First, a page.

>75,000133 (19.4)18 (18.0)

Missing58 (8.5)12 (12.0)
CATa Score, mean (SD)9.6 (6.9)9.8 (7.8)
Six-Minute Walk, mean (SD)1410.3 (402.7)1442.5 (367.3)

aCAT: COPD Assessment Test.

Table 2. Description of technology ownership and use for the participants and mean task time for the subsample of participants engaging in the eHealth simulation tasks (N=686).
Technology use characteristicParticipants
Cell phone ownership, n (%)645 (94.0)
Cell phone owners who..., n (%)

Have a smartphone307 (47.6)

Carry their phone daily510 (79.1)

Send/receive text messages442 (68.5)
Send/receive text messages given ownership of a smartphone286 (93.2)
Send/receive text messages given daily carrying of a cell phone384 (75.3)
Computer ownership, n (%)607 (88.8)
Use email given computer ownership, n (%)564 (92.9)
Use video chat (Skype), n (%)195 (32.1)
Task times (simulation subsample only), mean (SD)

iPad76.3 (46.9)

Android49.4 (30.6)

Laptop52.8 (25.9)

Basic phone texting55.0 (26.4)
Table 3. Logistic model of demographic predictors of ownership and use for the total sample.
CharacteristicOwn cell phoneOwn smartphoneUse text messagingOwn computerUse emailUse video chat

OR (95% CI)POR (95% CI)POR (95% CI)POR (95% CI)POR (95% CI)POR (95% CI)P
Agea0.89 (0.84-0.94)<.0010.92 (0.90-0.94)<.0010.87 (0.84-0.89)<.0010.95 (0.92-0.99).0050.93 (0.89-0.97).0020.99 (0.96-1.01).20
Maleb0.54 (0.26-1.10 ).080.81 (0.57-1.16).240.66 (0.45-0.98)<.0010.96 (0.57-1.60).870.59 (0.31-1.12).100.82 (0.57-1.18).27
Income (US $1000)

<150.67 (0.19-2.37).530.86 (0.38-1.91).700.87 (0.36-2.12).760.41 (0.18-0.95).040.91 (0.23-3.57).890.98 (0.39-2.46).96


35-501.04 (0.44-2.44).931.47 (0.86-2.51).150.94 (0.53-1.64).811.42 (0.71-2.85).311.51 (0.53-3.63).351.24 (0.69-2.22).46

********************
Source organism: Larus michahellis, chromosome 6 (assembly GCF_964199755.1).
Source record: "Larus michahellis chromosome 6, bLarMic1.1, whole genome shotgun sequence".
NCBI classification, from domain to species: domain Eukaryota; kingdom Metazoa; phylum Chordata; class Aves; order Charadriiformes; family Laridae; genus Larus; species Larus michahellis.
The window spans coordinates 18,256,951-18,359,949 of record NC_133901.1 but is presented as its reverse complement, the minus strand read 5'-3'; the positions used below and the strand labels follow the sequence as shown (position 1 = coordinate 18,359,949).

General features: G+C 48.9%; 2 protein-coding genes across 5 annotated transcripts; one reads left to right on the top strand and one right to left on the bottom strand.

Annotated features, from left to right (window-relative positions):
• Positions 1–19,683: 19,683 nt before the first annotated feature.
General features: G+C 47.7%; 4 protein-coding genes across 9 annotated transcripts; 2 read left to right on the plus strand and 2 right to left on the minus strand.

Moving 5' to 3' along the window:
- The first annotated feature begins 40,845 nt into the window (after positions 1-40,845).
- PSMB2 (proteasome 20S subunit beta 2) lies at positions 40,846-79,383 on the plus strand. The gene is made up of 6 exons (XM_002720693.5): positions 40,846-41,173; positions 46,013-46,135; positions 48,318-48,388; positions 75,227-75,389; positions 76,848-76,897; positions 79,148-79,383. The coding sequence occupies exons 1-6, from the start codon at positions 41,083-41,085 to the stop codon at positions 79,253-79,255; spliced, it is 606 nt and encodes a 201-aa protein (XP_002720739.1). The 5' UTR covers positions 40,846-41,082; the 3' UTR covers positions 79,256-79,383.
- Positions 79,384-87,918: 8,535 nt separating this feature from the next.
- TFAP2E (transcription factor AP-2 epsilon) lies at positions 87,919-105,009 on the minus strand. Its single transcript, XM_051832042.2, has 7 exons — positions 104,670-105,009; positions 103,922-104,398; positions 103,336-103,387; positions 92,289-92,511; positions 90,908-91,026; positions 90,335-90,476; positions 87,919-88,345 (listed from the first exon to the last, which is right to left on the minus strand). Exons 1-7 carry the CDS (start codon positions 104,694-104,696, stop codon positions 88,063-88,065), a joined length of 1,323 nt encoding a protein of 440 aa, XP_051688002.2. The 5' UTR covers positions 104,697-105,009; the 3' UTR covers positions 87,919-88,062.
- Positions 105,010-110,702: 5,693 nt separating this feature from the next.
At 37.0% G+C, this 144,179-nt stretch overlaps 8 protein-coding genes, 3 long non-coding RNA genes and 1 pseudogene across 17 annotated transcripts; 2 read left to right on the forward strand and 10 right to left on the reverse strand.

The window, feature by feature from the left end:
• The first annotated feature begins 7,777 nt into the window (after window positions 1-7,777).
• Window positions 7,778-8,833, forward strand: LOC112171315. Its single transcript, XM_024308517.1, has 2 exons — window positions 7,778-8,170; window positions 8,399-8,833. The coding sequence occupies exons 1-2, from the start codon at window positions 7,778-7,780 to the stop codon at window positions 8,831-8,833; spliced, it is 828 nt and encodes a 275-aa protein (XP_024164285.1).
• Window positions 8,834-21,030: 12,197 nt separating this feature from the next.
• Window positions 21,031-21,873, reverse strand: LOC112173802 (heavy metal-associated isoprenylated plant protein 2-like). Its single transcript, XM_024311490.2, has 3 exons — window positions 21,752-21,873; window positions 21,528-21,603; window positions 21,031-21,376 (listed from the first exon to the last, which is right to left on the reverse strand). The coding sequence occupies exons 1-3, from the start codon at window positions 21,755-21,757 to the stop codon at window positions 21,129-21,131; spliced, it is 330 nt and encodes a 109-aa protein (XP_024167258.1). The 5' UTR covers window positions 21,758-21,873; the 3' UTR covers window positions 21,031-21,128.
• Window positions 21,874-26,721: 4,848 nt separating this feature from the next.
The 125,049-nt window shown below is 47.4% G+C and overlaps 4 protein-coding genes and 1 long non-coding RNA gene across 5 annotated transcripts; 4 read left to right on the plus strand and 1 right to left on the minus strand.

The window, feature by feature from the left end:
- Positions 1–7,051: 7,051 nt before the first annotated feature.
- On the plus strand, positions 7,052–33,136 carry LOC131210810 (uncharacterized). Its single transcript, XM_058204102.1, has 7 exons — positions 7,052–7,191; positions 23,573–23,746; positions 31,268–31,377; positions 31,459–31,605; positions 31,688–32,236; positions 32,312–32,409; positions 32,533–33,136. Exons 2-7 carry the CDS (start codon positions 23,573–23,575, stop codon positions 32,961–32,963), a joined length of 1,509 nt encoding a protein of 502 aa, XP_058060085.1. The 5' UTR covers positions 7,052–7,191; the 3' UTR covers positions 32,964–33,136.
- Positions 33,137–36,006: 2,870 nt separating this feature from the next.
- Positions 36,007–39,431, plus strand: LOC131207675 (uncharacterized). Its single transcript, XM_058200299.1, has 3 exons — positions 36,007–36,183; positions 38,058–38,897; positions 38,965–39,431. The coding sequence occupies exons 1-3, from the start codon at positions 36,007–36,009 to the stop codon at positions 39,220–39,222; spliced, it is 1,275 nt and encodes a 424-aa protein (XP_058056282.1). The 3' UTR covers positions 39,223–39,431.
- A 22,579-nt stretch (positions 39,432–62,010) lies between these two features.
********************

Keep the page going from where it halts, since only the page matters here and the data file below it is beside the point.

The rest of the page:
50-753.19 (0.98-10.45).051.63 (0.98-2.72).051.31 (0.75-2.28).342.06 (0.97-4.40).061.50 (0.63-3.53).351.68 (0.97-2.91).06

>755.99 (1.26-28.46).023.29 (1.92-5.68)<.0011.95 (1.06-3.60).0311.27 (2.52-50.36).0018.16 (1.74-38.21).0072.95 (1.70-5.14)<.001

Declined0.67 (0.19-2.37).310.71 (0.34-1.46).340.88 (0.43-1.81).720.94 (0.41-2.16).891.08 (0.36-3.29).880.98 (0.44-2.20).97

aAge is continuous.

bMale is in comparison to female.

A description of technology ownership and use is found in Table 2. Nearly all (94.0%, 645/686) participants owned a cell phone, and most (74.3%, 510/686) of those carried their phone daily. Somewhat fewer (89%, 607/686) participants owned a computer, although nearly all (92.9%, 564/607) computer owners used email. A third (195/607) used video chat. The mean length of time needed for the eHealth simulations ranged from 49.4 (SD 30.6) seconds for the Android tablet to 76.3 (SD 46.9) seconds for the iOS tablet. Demographic predictors of technology use are summarized in Table 3. Generally, increasing age was associated with lower odds of owning or using technology. Also, a high income (greater than US $75,000/year) had higher odds of owning and using technology compared to lower income groups. Notably, among cell phone owners, men had odds of texting that were 66% of those of women.